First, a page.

Friday, September 25, 2015


Did you catch me on ABC New England today, talking canapés? It's always a laugh chatting with Kel & Anna about food, but this week even more so, as I can hardly call myself an expert on the topic. Nor on French pronunciation or translation. But we went there!

I got a bit confused between hors d'oeuvres and canapés. We use French terms a lot, particularly with respect to cuisine but the meanings get a little lost. Hors d'oeuvres means "apart from the main work" and refers to starters or appetizers. And then sitting under that, canapés are a TYPE of hors d'oeuvres, designed to be eaten in one bite, and usually decorative.
Traditionally Canapés have a base of bread, crackers, toast or pastry with savoury toppings. The word comes from the French word for couch, which is a reference to the fact that the garnish sits on the base the way we sit on a couch. Cute, huh?

We talked mini quiches, chicken satay sticks, pork belly and small bites on Asian soup spoons. And I provided three recipes.


1 cup plain flour, sifted
1 Tbsp caster sugar
3 tsp baking powder
Pinch salt
180ml milk
1 egg
25g unsalted butter, melted

Combine ingredients, whisking until smooth. Spoon batter into a hot, buttered frying pan, aiming for 50c piece size blinis. Cool completely on paper towel.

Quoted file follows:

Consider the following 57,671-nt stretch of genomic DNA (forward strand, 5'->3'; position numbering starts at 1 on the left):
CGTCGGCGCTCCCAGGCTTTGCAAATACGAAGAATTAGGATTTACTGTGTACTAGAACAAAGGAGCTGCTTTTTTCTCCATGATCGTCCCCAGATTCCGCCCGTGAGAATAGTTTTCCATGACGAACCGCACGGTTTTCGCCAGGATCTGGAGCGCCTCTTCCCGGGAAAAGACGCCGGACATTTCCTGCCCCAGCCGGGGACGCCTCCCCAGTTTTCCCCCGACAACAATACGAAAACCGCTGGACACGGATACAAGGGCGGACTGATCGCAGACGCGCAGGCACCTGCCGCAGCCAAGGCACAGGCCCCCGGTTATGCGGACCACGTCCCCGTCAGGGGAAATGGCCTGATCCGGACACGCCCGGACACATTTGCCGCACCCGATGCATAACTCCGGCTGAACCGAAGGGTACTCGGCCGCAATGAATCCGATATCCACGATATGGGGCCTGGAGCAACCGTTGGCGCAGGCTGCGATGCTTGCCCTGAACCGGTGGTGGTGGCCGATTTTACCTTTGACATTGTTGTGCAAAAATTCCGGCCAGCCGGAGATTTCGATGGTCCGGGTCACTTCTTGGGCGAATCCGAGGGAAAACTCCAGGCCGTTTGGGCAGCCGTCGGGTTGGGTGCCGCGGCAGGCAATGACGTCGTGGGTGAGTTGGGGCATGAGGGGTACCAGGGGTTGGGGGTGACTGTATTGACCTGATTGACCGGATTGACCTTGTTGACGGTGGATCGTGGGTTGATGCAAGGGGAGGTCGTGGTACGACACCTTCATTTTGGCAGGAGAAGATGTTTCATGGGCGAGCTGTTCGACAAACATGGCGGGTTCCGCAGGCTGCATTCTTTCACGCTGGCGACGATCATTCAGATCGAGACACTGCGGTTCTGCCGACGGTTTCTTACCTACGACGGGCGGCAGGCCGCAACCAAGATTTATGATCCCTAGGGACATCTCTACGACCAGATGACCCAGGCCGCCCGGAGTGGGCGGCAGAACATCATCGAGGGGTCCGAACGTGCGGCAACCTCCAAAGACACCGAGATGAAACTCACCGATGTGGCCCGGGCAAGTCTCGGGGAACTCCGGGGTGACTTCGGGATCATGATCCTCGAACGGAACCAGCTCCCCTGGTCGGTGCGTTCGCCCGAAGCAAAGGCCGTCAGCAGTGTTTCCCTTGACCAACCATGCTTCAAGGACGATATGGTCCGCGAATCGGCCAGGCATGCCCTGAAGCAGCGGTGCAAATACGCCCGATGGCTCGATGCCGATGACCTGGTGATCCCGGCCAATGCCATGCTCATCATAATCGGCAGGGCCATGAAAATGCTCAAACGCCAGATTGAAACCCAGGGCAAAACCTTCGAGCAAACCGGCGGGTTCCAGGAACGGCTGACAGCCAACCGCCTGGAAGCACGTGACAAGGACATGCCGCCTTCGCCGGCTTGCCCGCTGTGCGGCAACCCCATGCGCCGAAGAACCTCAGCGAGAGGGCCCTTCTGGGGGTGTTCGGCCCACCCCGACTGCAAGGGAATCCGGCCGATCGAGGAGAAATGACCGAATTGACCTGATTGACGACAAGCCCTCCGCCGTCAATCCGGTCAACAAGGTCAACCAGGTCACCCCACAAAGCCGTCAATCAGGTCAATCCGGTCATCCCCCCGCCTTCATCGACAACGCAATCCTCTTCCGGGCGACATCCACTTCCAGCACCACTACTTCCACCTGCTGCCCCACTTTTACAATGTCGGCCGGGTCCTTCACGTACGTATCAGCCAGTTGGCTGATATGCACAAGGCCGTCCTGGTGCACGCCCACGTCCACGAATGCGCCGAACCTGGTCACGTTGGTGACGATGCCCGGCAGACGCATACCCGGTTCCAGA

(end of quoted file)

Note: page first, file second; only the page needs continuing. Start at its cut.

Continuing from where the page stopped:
For toppings, smoked salmon, creme fraiche and chives is always popular. Otherwise soak dried figs in sweet sherry (16 halved figs to 60 ml sherry) for 2 hours. Top blinis with mascarpone, figs, jamon (or prosciutto) & chervil.

Trout Rillettes

We had a discussion about what Rillettes actually are and Anna hit the nail on the head when she suggested "like pate". Trout Rillettes with wasabi mayonnaise are a favourite canapés amongst my in laws, who buy pre-made Rillettes from Sydney's Brilliant Food. Locally we can buy Arc en Ciel trout and use the following recipe:
1 smoked trout, flaked
1/2 cup creme fraiche
2 lemons, zested & juiced
1/4 cup finely chopped dill
Mix together ingredients. Serve in savoury tart cases or in lavish biscuits, topped with a little wasabi mayonnaise.

Pork Larb

My final idea is a little less traditional when it comes to canapés: pork larb. I've seen lately a lot of hors d'oeuvres morph into "roving entrees" at weddings and events. More substantial items that can still be eaten standing up so guests can continue mingling over drinks. Things like sliders and noodle boxes. Pork Larb is great because it can be largely prepared the day before and looks fantastic. I blogged about this recipe a few years ago, so head to the back catalogue for my run down and a link to the recipe.

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